The National Cervical Cancer Coalition (NCCC) is raising awareness for women with or at risk for cervical cancer and Human papillomavirus (HPV). January is dedicated to helping women become educated on cervical health and disease risks and prevention.
Cervical cancer is cancer that starts in the cervix. The cervix is the narrow opening into the uterus from the vagina. More than 12,000 women in the U.S. are diagnosed with cervical cancer each year and more than 4,000 of them will die. Cervical cancer is one of the most preventible types of cancer.
Cervical cancer does not typically cause symptoms until it reaches a more advanced stage. At this time you may experience abnormal bleeding, pelvic pain, heavy unusual discharge, increased urination, and painful urination. Notify your healthcare provider if you experience any of these symptoms.
Human Papillomavirus (HPV)
HPV is a skin infecting virus that has more than 100 different strains. Genital HPV can cause genital warts or abnormal cell changes on the cervix. The NCCC tells us that approximately 14 million new cases of sexually transmitted HPV occur in the U.S. each year, and they estimate nearly 79 million people are currently infected. Most HPV does not cause symptoms and many do not know they are infected. The majority of HPV is harmless but it is important to note that it can cause abnormal cell changes on the cervix and can cause cancer.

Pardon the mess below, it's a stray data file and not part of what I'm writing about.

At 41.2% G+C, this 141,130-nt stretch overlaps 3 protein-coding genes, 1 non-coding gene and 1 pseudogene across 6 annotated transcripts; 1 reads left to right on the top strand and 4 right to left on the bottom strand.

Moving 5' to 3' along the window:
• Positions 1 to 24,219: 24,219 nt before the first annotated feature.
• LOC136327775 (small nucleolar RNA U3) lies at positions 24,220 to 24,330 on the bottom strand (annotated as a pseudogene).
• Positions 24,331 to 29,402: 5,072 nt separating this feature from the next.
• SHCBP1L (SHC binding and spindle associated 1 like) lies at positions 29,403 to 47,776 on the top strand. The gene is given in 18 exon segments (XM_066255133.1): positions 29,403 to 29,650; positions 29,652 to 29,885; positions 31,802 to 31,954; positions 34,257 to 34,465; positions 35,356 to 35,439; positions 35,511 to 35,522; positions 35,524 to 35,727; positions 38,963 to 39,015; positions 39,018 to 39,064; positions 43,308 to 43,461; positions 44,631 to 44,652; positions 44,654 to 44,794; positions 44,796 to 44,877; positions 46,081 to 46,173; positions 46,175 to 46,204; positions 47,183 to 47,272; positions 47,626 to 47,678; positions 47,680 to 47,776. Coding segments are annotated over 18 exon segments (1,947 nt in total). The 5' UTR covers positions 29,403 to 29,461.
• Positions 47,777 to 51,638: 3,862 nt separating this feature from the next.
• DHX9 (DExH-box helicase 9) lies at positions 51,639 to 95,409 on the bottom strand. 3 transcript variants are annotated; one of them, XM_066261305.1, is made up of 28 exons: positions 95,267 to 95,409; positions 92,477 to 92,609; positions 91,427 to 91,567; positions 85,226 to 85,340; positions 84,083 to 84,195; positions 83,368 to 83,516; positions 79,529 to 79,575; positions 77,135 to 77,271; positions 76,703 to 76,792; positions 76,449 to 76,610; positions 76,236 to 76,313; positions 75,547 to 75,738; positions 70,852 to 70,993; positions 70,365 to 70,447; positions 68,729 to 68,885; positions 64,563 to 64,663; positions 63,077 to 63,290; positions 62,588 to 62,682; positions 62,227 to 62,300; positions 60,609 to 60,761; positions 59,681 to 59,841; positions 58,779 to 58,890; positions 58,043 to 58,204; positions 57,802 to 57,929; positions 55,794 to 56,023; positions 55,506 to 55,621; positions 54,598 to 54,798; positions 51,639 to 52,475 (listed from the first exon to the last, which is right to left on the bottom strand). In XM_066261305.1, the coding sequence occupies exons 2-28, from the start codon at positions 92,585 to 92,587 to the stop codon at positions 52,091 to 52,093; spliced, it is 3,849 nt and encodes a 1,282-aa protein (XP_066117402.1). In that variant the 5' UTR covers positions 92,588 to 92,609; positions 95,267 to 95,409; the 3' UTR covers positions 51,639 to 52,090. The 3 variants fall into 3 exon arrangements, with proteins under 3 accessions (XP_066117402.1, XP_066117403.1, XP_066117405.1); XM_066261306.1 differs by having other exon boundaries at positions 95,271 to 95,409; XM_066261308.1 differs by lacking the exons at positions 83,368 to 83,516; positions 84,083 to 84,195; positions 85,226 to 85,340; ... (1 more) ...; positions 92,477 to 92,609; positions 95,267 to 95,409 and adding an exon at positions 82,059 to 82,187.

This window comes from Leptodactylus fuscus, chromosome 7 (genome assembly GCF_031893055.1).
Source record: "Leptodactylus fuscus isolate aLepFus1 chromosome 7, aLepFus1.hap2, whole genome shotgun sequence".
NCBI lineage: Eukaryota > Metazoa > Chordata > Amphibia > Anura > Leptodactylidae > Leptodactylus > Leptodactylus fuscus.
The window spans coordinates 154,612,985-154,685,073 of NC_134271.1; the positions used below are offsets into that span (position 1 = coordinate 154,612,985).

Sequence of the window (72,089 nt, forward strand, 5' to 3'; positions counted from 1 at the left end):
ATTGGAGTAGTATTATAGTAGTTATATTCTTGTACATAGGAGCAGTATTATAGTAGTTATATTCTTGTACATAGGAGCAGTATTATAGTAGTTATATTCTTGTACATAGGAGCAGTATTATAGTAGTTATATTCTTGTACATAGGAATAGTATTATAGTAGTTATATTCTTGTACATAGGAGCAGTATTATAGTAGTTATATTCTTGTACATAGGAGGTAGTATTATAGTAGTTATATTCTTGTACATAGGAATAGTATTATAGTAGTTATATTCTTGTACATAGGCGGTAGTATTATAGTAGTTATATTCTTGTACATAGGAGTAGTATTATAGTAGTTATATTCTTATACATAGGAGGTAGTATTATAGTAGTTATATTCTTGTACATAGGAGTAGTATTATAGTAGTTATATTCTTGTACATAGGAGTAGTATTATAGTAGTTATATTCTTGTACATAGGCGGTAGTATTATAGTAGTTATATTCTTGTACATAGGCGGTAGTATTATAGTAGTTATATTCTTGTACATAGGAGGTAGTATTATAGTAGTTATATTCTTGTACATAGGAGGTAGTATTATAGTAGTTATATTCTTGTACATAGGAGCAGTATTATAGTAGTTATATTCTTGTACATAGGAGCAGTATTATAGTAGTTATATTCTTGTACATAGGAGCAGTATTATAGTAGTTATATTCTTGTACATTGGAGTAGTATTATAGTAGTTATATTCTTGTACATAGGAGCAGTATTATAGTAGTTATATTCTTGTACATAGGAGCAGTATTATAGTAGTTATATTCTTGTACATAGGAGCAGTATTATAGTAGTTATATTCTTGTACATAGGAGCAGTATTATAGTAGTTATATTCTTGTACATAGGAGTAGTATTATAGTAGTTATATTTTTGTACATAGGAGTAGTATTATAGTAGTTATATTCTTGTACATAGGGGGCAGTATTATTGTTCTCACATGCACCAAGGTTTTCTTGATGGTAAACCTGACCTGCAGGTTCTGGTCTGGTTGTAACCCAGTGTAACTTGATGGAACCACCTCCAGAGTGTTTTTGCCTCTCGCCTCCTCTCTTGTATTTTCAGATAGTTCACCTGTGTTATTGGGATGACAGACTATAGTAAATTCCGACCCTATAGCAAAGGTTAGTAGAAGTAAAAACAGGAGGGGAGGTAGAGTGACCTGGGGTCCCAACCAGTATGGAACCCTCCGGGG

The good news is that Cervical cancer is completely preventible. Cervical cancer is detected through regular Pap test, and HPV testing. If precancerous cells are detected and treated early you can stop cancer before it really starts. Cervical cancer takes 10 to 20 years or more to develop, so even though you may not be sexually active you still need to visit your GYN. Genital warts caused by HPV will not turn into cancer.
The best you can do is avoid contact with HPV. This may prove a daunting task, considering the amount of people who don’t know they are actually infected. Condom use can provide some protection and lower the risks of HPV transmission. Don’t smoke. Smoking doubles a women’s risk of developing cervical cancer. Vaccines are available to protect against some HPV infections but will not treat a preexisting infection. The American Cancer Society recommends all women begin cervical cancer screening at age 21 and have a Pap test every 3 years thereafter. These guidelines offer the best chance to have cervical cancer found in its early stages when treatment is most successful.